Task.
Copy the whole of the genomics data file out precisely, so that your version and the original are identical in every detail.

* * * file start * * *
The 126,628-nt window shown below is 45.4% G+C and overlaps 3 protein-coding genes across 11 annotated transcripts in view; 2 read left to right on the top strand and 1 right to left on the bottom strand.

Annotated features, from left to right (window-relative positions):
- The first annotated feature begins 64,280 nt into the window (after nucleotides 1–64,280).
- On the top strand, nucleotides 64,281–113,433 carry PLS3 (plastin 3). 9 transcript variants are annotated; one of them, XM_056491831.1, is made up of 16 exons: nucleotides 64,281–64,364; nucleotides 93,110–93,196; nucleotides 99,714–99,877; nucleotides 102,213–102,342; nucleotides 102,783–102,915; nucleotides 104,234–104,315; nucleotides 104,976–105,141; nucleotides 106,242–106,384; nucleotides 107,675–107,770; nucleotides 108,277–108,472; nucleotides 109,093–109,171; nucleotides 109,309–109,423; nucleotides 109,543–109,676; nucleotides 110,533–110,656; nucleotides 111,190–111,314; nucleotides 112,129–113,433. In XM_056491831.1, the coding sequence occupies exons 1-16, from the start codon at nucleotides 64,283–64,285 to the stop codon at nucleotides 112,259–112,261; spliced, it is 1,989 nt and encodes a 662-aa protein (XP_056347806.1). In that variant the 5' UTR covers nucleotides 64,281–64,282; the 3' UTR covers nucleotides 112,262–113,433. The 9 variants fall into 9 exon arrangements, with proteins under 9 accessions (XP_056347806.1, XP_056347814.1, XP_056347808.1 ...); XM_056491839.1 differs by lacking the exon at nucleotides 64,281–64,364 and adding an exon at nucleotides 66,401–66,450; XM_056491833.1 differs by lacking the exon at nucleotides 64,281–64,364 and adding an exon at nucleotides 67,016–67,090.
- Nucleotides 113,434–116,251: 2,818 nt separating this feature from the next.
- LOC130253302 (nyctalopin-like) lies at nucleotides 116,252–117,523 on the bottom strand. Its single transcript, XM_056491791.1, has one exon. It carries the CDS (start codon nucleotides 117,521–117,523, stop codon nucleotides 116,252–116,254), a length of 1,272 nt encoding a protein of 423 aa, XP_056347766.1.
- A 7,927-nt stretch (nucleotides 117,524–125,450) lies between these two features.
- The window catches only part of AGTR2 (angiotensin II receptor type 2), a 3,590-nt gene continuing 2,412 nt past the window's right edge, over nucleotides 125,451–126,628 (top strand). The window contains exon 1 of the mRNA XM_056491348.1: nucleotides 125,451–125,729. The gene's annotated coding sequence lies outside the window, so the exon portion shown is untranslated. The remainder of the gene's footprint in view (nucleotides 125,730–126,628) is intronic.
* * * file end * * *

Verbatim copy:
The 126,628-nt window shown below is 45.4% G+C and overlaps 3 protein-coding genes across 11 annotated transcripts in view; 2 read left to right on the top strand and 1 right to left on the bottom strand.

Annotated features, from left to right (window-relative positions):
- The first annotated feature begins 64,280 nt into the window (after nucleotides 1–64,280).
- On the top strand, nucleotides 64,281–113,433 carry PLS3 (plastin 3). 9 transcript variants are annotated; one of them, XM_056491831.1, is made up of 16 exons: nucleotides 64,281–64,364; nucleotides 93,110–93,196; nucleotides 99,714–99,877; nucleotides 102,213–102,342; nucleotides 102,783–102,915; nucleotides 104,234–104,315; nucleotides 104,976–105,141; nucleotides 106,242–106,384; nucleotides 107,675–107,770; nucleotides 108,277–108,472; nucleotides 109,093–109,171; nucleotides 109,309–109,423; nucleotides 109,543–109,676; nucleotides 110,533–110,656; nucleotides 111,190–111,314; nucleotides 112,129–113,433. In XM_056491831.1, the coding sequence occupies exons 1-16, from the start codon at nucleotides 64,283–64,285 to the stop codon at nucleotides 112,259–112,261; spliced, it is 1,989 nt and encodes a 662-aa protein (XP_056347806.1). In that variant the 5' UTR covers nucleotides 64,281–64,282; the 3' UTR covers nucleotides 112,262–113,433. The 9 variants fall into 9 exon arrangements, with proteins under 9 accessions (XP_056347806.1, XP_056347814.1, XP_056347808.1 ...); XM_056491839.1 differs by lacking the exon at nucleotides 64,281–64,364 and adding an exon at nucleotides 66,401–66,450; XM_056491833.1 differs by lacking the exon at nucleotides 64,281–64,364 and adding an exon at nucleotides 67,016–67,090.
- Nucleotides 113,434–116,251: 2,818 nt separating this feature from the next.
- LOC130253302 (nyctalopin-like) lies at nucleotides 116,252–117,523 on the bottom strand. Its single transcript, XM_056491791.1, has one exon. It carries the CDS (start codon nucleotides 117,521–117,523, stop codon nucleotides 116,252–116,254), a length of 1,272 nt encoding a protein of 423 aa, XP_056347766.1.
- A 7,927-nt stretch (nucleotides 117,524–125,450) lies between these two features.
- The window catches only part of AGTR2 (angiotensin II receptor type 2), a 3,590-nt gene continuing 2,412 nt past the window's right edge, over nucleotides 125,451–126,628 (top strand). The window contains exon 1 of the mRNA XM_056491348.1: nucleotides 125,451–125,729. The gene's annotated coding sequence lies outside the window, so the exon portion shown is untranslated. The remainder of the gene's footprint in view (nucleotides 125,730–126,628) is intronic.